I'm rereading Robert Henri's "The Art Spirit" for the fifth time. I love this book. It reminds me to breathe, to feel, and to express the joy I feel. Henri says the brush leaves a trace of the state of mind of the artist at the moment of contact with the canvas. Aren't we constantly leaving traces of our thoughts and consciousness? Interestingly, the Reggio Emilia educators in Italy (who have shown the world the amazing artwork young children can create) talk about documenting the traces of children's thoughts and ideas to bring visibility to them and to honor their importance. The traces are available, then, to be seen and revisited and built upon. Isn't this creativity?
I had a lovely day today. So many wonderful people visited my studio, including many artists. My friend, and fabulous artist Ursula O'Farrell and her husband, Mike O'Farrell came by. What an inspiration Ursula is to me! I love her work and she is so supportive and encouraging of my work. She is a catalyst for going deeper, pushing further, and taking risks.
A lovely and enchanting artist I met the first weekend, Christianna Hunnicutt, came back and brought an entourage of students and colleagues with her. I had a delightful discussion with these women and was so honored that Christianna came back!
I am increasingly inspired and catalyzed by meeting so many wonderful people at these Open Studios! I think this will further fuel my painting and collage work.
Well, I'm preparing for Open Studios tomorrow and Sunday. I just finished a painting of a girl on a horse, in oil,yesterday. It's quite wet. Can I place it in a frame for the exhibition? I did another painting of a girl and a dog which started out very experimental. I was investigating using the brush more like the Russian painters do, holding the very tip, loading the brush with paint, and using a very fluid, rhythmic movement to mass in the big shapes (Jim Smythe told me about this). I liked the feeling of this, though it felt awkward, at first.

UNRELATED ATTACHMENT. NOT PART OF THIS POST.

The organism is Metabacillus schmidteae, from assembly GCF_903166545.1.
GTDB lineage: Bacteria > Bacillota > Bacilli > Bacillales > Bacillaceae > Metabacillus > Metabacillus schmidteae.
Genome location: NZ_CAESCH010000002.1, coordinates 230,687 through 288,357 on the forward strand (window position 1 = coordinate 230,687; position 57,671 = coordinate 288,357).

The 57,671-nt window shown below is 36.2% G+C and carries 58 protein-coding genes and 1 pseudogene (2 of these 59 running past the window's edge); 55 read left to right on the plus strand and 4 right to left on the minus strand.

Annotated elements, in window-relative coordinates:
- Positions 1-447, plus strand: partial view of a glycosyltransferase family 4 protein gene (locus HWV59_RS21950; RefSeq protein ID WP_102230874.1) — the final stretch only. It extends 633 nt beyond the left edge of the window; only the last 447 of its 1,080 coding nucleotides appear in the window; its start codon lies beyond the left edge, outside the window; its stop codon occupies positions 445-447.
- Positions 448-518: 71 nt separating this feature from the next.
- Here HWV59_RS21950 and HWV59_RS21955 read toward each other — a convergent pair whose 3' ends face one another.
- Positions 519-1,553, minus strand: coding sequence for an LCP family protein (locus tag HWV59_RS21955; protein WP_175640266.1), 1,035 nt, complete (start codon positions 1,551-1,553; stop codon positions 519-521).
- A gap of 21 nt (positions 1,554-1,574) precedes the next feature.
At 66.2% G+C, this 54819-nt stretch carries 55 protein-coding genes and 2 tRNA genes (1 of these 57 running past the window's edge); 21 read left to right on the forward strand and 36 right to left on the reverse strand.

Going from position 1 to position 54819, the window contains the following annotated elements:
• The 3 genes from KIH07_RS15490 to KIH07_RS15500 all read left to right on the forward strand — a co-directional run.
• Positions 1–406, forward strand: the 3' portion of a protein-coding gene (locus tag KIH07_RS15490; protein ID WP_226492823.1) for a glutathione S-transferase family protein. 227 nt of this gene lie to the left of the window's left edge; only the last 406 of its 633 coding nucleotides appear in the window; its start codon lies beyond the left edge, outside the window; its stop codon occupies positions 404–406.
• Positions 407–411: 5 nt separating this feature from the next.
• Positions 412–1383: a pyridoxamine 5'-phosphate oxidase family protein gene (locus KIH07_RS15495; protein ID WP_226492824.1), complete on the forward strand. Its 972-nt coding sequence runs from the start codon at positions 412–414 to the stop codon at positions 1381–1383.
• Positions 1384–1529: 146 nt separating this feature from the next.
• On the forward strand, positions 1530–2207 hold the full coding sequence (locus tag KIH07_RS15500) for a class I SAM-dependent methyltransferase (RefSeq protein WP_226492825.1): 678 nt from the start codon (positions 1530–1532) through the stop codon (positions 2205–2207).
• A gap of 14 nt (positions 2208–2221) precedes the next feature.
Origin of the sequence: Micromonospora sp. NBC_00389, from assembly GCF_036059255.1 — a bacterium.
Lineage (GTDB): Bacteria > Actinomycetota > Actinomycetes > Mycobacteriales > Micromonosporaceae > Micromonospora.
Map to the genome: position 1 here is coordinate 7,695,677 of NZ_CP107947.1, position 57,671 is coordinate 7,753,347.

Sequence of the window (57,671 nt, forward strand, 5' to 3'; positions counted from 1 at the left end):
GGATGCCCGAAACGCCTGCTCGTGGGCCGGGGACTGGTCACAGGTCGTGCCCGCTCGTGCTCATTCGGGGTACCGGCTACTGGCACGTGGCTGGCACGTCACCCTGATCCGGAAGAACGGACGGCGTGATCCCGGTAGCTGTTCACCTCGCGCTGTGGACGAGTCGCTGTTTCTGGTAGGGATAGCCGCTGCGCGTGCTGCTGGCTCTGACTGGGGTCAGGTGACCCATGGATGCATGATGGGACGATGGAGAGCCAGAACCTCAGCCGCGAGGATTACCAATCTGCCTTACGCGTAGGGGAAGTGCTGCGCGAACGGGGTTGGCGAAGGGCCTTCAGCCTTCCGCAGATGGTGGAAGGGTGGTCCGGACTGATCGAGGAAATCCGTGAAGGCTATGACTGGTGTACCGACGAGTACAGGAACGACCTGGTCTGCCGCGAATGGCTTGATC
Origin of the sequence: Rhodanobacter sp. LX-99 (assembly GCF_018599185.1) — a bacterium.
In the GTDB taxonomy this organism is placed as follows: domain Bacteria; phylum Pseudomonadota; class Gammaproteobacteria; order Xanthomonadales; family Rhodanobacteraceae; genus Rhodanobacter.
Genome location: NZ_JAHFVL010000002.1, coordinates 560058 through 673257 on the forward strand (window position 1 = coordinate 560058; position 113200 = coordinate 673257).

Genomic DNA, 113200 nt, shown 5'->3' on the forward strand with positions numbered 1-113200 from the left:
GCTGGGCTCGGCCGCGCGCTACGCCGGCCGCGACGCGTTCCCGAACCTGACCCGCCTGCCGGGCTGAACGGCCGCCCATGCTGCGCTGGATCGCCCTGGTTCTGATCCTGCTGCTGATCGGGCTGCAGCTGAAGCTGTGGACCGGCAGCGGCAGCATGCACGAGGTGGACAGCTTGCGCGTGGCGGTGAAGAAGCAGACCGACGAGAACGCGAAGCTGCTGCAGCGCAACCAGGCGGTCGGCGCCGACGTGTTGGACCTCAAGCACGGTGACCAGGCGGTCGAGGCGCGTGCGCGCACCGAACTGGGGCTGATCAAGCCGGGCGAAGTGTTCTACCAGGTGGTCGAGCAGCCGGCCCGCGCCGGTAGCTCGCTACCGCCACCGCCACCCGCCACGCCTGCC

I had a studio visit today from a wonderful artist, Hilary Scardino. Hilary works in watermedia, pastel, and charcoal, as well as mixed media. I visited her studio last weekend and loved and was very moved by her work. Some of it is quite abstract. I seem to love everything she does. She really puts herself into the work and is very experimental. Some of her work is sculptural (nails on board with geometric designs). Our visit was inspiring to me. It's so great to meet a kindred soul.
I just finished the first weekend of Open Studios. I had a great weekend. On Saturday, there were intermittent showers and gigantic, dramatic cumulus clouds. The day started slowly, then crescendoed by late afternoon. Lots of people came by on Sunday. I met so many lovely people and saw old friends, too. A collector from Silicon Valley came over and purchased one of my favorite collages: "One Step After". Four or five people have their eyes on their favorite paintings. Many artists and psychotherapists visited, as well. Paul Figueroa (the executive director of the Museum of Art and History in Santa Cruz) came by to help me choose a work to donate to the museum's benefit auction "Stars" which is December 6, 2008. He was lovely and kind and brought with him three lovely people who are involved with the museum, as well. Right upon their heels, came a beautiful and wonderful artist, Suzanne McCourt, whom I had met in the spring and who gave me a solo exhibition at her Surf City Coffee house in May. All in all, I had a fantastic weekend.
I always wanted to be an artist. I love the materials of art: the firmness of a hog bristle brush, the creamy thickness of oil paint, the texture of bark paper, the smell of plaster. I love stepping into the mystery of creation; not knowing what is going to happen and being astonished by the image that emerges. I'm drawn to exploring the reaches of the
imagination and the orphaned off parts of the self. I like to see what bubbles up from the unconscious mind.